I can see the constitutionality case going one of two ways—either it is blatantly unconstitutional by having representatives from one or two denominations (no, having a Christian pretend to stand in for “everybody” doesn’t count) or they invite a whole host of religious groups. The former is almost certainly unconstitutional and the latter is almost certainly ridiculous. Maintaining a secular ceremony is a responsible, moderate approach with respect to this question.

 

What should we want to include prayer?

I’m not actually sure I understand why religious groups want to pray there at all. The article offers this gem of a quote from Tim Wildmon, president of the American Family Association, for some insight: “I’m stunned. This event affected the whole psyche and soul of the country, and you are going to have no prayer? What’s a memorial service if you are going to leave God out of it completely? It seems kind of hollow.” There you have it—a bit of intellectually vacuous reasoning that barely makes a discernible point. Let’s see what we can draw out of his statement, though.

 

The first claim seems to be that you cannot have a memorial service without involving God. I have a couple of issues here. I’m not clear on how you involve God. Is it by having ministers there? Is it by praying? Won’t ministers be there anyway in the crowd and won’t people in the crowd be praying? He must think they need to be officially designated on the stage if God is going to accept an invitation. Furthermore, isn’t god always present? My other problem with the claim is it’s not clear why you can’t remember someone or something if you’re not doing so in an explicitly religious way. This is clearly false, and I’m not even going to bother addressing it with a fuller rebuttal.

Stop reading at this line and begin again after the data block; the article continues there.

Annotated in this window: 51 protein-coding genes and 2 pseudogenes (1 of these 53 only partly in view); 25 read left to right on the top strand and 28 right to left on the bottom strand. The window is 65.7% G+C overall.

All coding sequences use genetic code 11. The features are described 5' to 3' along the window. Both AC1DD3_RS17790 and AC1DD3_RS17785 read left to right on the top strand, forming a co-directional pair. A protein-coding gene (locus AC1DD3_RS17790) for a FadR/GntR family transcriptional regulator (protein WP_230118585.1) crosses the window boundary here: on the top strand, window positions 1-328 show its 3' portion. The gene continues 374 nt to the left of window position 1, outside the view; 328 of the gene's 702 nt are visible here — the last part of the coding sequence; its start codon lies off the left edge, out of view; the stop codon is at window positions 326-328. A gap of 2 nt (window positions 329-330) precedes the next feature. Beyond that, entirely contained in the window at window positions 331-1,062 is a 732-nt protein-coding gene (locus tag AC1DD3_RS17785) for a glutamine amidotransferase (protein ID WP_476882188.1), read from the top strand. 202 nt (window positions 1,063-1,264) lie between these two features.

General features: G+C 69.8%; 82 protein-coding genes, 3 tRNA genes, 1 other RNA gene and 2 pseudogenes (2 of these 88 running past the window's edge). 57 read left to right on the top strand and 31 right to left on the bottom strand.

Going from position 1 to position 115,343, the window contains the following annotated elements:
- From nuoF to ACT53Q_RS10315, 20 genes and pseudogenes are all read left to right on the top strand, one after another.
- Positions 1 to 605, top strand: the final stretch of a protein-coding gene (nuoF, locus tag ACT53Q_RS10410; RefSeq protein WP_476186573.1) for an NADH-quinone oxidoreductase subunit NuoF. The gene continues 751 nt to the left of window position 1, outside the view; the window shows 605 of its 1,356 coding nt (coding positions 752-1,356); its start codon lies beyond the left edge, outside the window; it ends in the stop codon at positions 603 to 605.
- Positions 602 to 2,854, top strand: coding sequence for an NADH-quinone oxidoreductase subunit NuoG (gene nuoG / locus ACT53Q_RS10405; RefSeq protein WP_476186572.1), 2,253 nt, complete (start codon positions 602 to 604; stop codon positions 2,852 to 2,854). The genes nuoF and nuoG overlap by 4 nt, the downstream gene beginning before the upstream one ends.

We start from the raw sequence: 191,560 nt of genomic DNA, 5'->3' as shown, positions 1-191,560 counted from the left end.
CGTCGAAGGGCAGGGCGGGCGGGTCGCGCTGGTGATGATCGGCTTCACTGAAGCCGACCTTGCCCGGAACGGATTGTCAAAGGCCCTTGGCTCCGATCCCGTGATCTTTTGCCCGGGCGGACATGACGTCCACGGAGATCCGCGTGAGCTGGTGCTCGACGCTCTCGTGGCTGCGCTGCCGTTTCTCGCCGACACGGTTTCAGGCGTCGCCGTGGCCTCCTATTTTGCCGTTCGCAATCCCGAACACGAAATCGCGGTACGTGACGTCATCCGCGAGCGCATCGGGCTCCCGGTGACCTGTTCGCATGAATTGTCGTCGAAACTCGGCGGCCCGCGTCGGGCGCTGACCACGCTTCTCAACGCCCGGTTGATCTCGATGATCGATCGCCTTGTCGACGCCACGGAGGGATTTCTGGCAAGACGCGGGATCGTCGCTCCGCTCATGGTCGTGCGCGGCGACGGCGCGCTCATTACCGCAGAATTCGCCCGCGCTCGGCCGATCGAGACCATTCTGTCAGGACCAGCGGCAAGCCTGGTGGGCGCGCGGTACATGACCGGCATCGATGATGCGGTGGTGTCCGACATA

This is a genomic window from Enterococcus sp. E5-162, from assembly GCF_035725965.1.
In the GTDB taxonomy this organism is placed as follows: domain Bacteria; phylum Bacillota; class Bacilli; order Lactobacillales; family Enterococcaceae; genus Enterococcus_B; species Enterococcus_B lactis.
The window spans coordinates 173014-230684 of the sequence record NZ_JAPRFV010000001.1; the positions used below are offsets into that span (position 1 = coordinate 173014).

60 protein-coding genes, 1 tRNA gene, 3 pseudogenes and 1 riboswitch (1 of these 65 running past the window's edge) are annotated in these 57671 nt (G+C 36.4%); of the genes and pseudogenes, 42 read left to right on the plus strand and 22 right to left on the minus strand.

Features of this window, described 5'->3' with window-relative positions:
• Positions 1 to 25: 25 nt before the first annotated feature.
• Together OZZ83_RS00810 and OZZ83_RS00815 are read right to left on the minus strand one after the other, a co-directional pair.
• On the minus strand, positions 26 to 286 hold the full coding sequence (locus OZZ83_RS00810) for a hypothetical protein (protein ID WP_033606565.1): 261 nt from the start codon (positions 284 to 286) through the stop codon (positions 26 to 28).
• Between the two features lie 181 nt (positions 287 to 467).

The second claim is that it will be hollow without God. We can first apply the same questions I already asked about God’s presence. We can also verify whether the claim is even correct—at last, a falsifiable claim! Watch the ceremony, and see if you are moved. Ask people who attended if they found it hollow in any way. I bet that will not be the common opinion. Mentioning God is certainly not a prerequisite for a substantive, meaningful, or moving ceremony.

 

Is the whole exercise misguided?

There are a wide variety of intellectual issues that I have with the very idea of creating a religious memorial service.

 

It seems like, according to religious dogmas (excluding Mormonism), the eternal fates of the victims would already be set. God would know their ultimate destination and, depending on which dogma, they may even already be there. So, the exercise does nothing to help the victims, who should be the focal point of a memorial service.

 

I also find it a bit insulting to the victims that they are so concerned to pray about these attacks now, but did not do so in advance. Why not entreat your particular god in advance to keep everyone safe instead of after s/he fails to do so? The point could also be made that a fundamentalist understanding of religion caused this tragedy. These are both important points, but I fear I would go too far off track if I explored them more here.

 

Conclusion

I think a pretty strong case can be made against this controversy. A prayer-filled ceremony of the kind envisioned by the American Family Association, the Family Research Council, and others is unconstitutional, based on false ideas, and isn’t even intellectually consistent with their beliefs.